Eating a balanced diet and getting your daily nutritional requirements can help you maintain a healthy body weight. So, try listening to your body’s hunger cues and stick to a healthy diet which includes:

• Eating at least five portions of fruit and vegetables per day
• Incorporating whole grains
• Making healthy fat choices
• Swapping salt for herbs and spices

For more information, take a look at our guide to eating a portion-controlled, healthy, balanced diet

If you drink alcohol, it’s also important not to drink more than 14 units per week, spread across three days or more, for both men and women. Try to limit the amount of alcohol you consume by having several alcohol-free days per week. Whether you decide to cut back or go sober, there are still plenty of ways to enjoy a sober social life. However, if you’re struggling to cut down, speak to your GP.

On average, adults need seven to nine hours of sleep per night to help our bodies and mind recharge. However, snoring, insomnia (regular problems sleeping), apnoea (where breathing stops and starts while you sleep), and menopause-related sleep issues (such as night sweats), are all common problems that can disrupt sleep.

Some simple techniques can help you unwind, such as having a warm shower or bath before bedtime, having time away from technology and reading a book, limiting your caffeine intake, and using a sunrise alarm to help your body adjust to a routine. Take a look at our sleep advice for more information and to help you drift off. If you are concerned about your sleep, speak to your GP for advice.

Making the decision to quit smoking is one that will really benefit your health. It’s never too late to quit smoking, and you’ll gradually start to see benefits such as improved breathing, healthier skin, and a reduced risk of suffering a heart attack, heart disease, and some cancers.

You’re four times more likely to stop smoking if you use an NHS service to support you, which offers advice, consultations and access to some stop smoking medicines, if suitable for you. You can also speak to our pharmacy team about purchasing stop smoking aids such as nicotine replacement therapy (NRT) to help you quit.

Learn more about your symptoms with the NHS A-Z Symptom Checker


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High blood pressure (medically known as hypertension), is a serious condition where your blood pressure is consistently high (even when resting), meaning your heart has to work harder to pump blood around your body.

You can help prevent or reduce your high blood pressure (hypertension) with lifestyle factors such as eating a healthy, balanced diet and maintaining a healthy weight, doing regular physical activity, limiting your alcohol intake and if you smoke, quitting smoking.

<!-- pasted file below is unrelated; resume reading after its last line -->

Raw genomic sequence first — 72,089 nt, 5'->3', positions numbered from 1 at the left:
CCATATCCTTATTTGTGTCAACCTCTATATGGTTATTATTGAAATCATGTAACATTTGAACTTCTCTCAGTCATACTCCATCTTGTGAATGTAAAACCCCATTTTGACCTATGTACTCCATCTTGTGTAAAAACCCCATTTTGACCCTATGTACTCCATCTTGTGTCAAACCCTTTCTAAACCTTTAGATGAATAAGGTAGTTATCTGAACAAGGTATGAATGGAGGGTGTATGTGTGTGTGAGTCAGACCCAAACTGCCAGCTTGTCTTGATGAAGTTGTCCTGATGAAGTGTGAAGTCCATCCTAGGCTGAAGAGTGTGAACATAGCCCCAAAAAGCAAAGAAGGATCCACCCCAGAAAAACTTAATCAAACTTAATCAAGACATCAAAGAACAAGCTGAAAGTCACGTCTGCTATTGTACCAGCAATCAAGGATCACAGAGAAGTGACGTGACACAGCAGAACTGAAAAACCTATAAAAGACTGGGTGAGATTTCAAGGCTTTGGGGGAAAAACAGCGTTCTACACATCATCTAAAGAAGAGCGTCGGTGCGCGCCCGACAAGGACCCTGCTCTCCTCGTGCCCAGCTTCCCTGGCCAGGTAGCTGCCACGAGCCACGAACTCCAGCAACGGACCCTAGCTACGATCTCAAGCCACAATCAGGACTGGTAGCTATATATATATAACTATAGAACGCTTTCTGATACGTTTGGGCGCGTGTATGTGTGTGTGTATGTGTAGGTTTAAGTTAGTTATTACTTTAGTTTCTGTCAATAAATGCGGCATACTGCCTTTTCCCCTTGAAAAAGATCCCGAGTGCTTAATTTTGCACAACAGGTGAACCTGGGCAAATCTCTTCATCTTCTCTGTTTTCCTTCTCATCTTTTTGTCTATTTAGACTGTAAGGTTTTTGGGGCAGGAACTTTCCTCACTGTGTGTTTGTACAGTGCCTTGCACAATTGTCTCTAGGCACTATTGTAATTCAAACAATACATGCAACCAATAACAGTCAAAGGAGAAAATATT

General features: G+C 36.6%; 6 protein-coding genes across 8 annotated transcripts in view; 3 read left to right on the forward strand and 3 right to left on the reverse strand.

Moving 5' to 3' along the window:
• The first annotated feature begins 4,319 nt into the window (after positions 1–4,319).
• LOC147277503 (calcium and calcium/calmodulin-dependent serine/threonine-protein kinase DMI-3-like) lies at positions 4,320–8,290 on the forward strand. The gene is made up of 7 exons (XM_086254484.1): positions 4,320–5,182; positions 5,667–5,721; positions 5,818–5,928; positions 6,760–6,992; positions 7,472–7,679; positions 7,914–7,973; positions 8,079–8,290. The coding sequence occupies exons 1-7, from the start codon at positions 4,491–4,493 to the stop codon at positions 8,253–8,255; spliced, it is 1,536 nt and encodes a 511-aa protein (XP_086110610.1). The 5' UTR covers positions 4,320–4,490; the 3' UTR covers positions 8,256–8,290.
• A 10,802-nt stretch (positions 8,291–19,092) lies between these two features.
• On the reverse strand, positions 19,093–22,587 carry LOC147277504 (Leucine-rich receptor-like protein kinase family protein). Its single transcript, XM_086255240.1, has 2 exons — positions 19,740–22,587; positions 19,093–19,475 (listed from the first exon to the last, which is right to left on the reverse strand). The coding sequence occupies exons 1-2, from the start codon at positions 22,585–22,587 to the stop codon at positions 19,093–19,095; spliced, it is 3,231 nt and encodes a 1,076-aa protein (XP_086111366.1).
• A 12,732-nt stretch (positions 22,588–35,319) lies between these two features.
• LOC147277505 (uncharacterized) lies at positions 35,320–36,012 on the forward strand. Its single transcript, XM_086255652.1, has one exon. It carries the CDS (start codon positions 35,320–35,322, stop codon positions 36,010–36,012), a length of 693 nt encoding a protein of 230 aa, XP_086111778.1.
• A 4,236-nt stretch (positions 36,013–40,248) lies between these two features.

For most people, Body Mass Index (BMI) is a measurement that gives an indication as to whether somebody is a healthy weight. It takes into account your height and weight to produce a BMI score.

For most adults, a good way to understand your BMI score is if:

• It’s below 18.5kg/m2 – you're in the underweight range
• It’s between 18.5kg/m2 and 24.9kg/m2 – you're in the healthy weight range
• It’s between 25kg/m2 and 29.9kg/m2 – you're in the overweight range
• It’s 30kg/m2 or over – you're in the obese range

When assessing if you’re a healthy weight, healthcare professionals may take other factors into account, such as your ethnicity. For example, adults of South Asian origin may have a high risk of some health problems like type 2 diabetes, with a BMI of 23 kg/m2 or more.

They’ll also take into account muscle, as this is much denser than fat. Your BMI can tell if you’re carrying too much weight, but it can’t tell the difference between excess fat, muscle or bone. This means that muscular people (such as heavyweight boxers and athletes) can have a high BMI, despite being a healthy weight. Likewise if you lose muscle, this can result in you falling into the ideal range while still carrying excess fat.

You can check your BMI score through the NHS BMI calculator.

There are lots of measures that can help you improve your overall health. Implementing lifestyle factors such as eating a healthy, balanced diet, doing some daily exercise, drinking alcohol in moderation and not smoking, can all contribute to a healthier way of living.

More healthcare advice, services & products. Your health, your way*

*The service is available in 1,040 stores across England only, for those aged 40 years & over who don’t currently have a diagnosis of high blood pressure. You may also be eligible if you’ve been referred by your GP to have a blood pressure check, or if you’re under 40 with a recognised family history of high blood pressure – at the discretion of the pharmacist.

**Access to prescription-only treatment is subject to an online consultation with a clinician to assess suitability. Subject to availability. Charges apply.

~Minimum spend £15. Geographical restrictions, delivery and service fees apply. Subject to availability. See in-store for details.


NHS prescription charges may apply. Free home delivery is only available to patients registered with a GP in England. The option to collect in-store is available for all customers registered with a participating GP anywhere in the UK.

±Subject to availability. Charges may apply.

Page last reviewed by Boots Pharmacy team on 12/05/2023

At Boots we believe everyone should have easy access to health advice when they need it and Boots has information, from access to health services to lifestyle factors. And while you're here, have a browse of our tips surrounding nutrition, wellness, & more.